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Penhale Sands

Photo taken early in the morning when the mist from the Atlantic Ocean was starting to roll in, within another half hour or so it was becoming difficult to keep track of your bearings so a hasty retreat was the order of the day.
The photo is pretty much straight from the camera with the mist not having reached the foreground grasses.
The modern day concrete St Piran's Cross is in the background.
St Piran is the patron saint of tin miners and regarded as the national saint of Cornwall.
St Pirans flag is a white cross on a black background and a St Pirans day is held in Cornwall every year on the 5th March.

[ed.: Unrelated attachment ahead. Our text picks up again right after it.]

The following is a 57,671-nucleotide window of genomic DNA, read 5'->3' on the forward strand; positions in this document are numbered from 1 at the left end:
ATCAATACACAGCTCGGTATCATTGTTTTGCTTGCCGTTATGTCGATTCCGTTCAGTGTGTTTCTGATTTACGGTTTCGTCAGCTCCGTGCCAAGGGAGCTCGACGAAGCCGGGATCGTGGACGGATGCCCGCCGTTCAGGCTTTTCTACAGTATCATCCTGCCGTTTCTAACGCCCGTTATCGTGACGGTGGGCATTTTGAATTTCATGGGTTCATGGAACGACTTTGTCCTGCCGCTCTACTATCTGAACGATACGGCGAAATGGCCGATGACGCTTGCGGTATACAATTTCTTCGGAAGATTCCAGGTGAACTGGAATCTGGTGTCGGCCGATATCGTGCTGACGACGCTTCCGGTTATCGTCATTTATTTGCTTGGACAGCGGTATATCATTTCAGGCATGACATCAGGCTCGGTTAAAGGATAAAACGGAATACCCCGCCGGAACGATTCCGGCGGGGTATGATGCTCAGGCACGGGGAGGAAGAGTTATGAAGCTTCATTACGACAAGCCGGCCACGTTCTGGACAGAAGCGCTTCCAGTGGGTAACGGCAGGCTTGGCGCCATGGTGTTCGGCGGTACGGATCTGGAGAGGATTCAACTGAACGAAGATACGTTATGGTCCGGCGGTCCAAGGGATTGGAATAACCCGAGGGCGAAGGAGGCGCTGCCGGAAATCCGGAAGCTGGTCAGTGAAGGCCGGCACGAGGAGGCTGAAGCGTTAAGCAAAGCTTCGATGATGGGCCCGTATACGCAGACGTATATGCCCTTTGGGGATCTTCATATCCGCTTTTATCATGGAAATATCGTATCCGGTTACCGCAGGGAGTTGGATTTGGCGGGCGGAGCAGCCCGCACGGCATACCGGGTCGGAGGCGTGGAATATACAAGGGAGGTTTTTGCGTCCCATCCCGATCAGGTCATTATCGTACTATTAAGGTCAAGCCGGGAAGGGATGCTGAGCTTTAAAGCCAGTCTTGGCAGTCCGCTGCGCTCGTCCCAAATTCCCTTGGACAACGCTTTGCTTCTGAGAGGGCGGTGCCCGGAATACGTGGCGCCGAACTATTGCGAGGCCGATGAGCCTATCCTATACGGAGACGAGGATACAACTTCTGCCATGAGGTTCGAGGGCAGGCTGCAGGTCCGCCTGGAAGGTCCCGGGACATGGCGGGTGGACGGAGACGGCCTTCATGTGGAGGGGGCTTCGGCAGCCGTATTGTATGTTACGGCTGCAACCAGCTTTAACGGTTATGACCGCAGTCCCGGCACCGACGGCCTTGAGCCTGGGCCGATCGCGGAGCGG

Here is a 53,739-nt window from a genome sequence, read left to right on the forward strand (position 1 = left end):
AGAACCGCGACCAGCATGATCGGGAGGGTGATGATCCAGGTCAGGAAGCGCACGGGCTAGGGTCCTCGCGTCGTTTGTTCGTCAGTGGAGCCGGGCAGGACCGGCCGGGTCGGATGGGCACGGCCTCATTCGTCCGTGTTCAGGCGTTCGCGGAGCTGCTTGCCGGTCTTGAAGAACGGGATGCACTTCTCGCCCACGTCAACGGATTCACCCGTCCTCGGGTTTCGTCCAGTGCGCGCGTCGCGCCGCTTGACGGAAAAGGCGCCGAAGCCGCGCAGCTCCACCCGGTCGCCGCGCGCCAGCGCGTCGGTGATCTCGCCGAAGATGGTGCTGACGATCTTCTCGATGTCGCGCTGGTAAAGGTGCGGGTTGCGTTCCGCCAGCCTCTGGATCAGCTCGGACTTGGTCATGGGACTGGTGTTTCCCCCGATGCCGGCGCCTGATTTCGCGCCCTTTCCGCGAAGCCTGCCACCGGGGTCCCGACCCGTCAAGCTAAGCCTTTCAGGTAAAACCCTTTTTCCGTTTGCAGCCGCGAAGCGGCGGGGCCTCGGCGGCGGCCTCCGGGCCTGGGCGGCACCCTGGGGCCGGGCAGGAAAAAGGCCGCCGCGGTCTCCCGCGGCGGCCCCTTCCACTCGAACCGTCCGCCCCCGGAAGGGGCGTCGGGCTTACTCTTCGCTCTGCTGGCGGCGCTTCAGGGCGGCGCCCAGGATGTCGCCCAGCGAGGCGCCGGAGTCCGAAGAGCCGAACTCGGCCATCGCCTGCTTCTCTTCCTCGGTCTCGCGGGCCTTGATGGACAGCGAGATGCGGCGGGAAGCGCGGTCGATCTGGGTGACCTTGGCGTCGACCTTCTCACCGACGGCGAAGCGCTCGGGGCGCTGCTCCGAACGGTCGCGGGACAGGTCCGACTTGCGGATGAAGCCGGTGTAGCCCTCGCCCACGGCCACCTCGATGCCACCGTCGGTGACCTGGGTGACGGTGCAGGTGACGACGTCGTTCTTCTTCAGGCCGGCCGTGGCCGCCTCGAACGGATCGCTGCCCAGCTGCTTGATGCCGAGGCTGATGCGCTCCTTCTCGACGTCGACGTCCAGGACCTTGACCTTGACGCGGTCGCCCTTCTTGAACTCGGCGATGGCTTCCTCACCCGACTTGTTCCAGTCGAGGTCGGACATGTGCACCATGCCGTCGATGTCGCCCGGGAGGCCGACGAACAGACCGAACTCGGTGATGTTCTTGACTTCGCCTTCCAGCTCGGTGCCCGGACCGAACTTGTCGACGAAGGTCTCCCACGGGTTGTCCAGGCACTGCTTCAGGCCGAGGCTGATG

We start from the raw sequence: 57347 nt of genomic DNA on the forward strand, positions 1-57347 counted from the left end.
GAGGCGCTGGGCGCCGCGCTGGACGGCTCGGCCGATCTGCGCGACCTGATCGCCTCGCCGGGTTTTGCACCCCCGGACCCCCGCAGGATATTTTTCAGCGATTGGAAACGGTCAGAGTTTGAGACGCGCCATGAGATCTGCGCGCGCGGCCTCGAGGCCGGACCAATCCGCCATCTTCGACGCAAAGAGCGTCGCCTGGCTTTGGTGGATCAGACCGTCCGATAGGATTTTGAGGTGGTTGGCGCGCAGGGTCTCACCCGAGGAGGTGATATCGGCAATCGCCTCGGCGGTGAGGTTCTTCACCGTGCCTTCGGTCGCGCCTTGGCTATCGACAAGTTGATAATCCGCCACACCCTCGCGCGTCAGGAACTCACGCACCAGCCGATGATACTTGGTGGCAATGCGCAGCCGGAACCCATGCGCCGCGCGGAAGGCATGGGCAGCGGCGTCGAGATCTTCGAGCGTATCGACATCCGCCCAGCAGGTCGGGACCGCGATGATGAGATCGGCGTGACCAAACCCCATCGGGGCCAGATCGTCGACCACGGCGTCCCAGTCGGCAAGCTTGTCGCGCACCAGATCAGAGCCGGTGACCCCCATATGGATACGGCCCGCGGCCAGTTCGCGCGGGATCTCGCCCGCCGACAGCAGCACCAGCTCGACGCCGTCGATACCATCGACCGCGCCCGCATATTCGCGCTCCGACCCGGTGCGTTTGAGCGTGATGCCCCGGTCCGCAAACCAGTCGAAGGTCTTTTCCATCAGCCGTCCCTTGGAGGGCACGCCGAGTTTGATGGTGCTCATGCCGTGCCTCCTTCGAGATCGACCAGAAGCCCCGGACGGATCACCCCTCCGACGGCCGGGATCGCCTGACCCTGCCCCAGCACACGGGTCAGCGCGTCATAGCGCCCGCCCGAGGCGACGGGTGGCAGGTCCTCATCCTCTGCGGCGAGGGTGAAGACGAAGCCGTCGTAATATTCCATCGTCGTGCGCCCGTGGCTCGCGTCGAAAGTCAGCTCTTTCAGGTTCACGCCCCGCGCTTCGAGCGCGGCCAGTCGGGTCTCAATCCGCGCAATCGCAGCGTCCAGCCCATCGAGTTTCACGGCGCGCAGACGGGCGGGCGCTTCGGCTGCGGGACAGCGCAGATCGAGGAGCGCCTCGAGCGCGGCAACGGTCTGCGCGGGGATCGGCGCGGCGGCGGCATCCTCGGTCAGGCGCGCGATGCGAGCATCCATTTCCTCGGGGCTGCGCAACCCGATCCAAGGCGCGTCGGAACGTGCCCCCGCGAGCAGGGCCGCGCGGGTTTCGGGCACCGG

Penhale Sands, or Penhale Dunes is a complex of sand dunes and a protected area for its wildlife, situated on the north Cornwall coast, Penhale Sands are the highest sand dunes in Britain at 90 metres above sea level at their highest point,and are the largest sand dune system within Cornwall with a maximum depth of 48 metre (157 ft) of sand, the dunes are thought to have been formed over 5000 years ago when sands began to build up on a rocky plateau.

The sands are located 5 miles (8.0 km) south-west of the town of Newquay, in the civil parish of Perranzabuloe, stretching for over 2.5 miles (4.0 km) between Perranporth in the south and Hollywell to the north, with the Atlantic Ocean and Perran Beach to the west. The system, of over 1,000 hectares (2,500 acres), extends for more than 1 mile (1.6 km) inland.

Tags: Cornwall General Landscape and travel Penhale Sands St Pirans Cross

Voters: paulmanneringphotos,

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you done lovely job taking this photo very good work Smile

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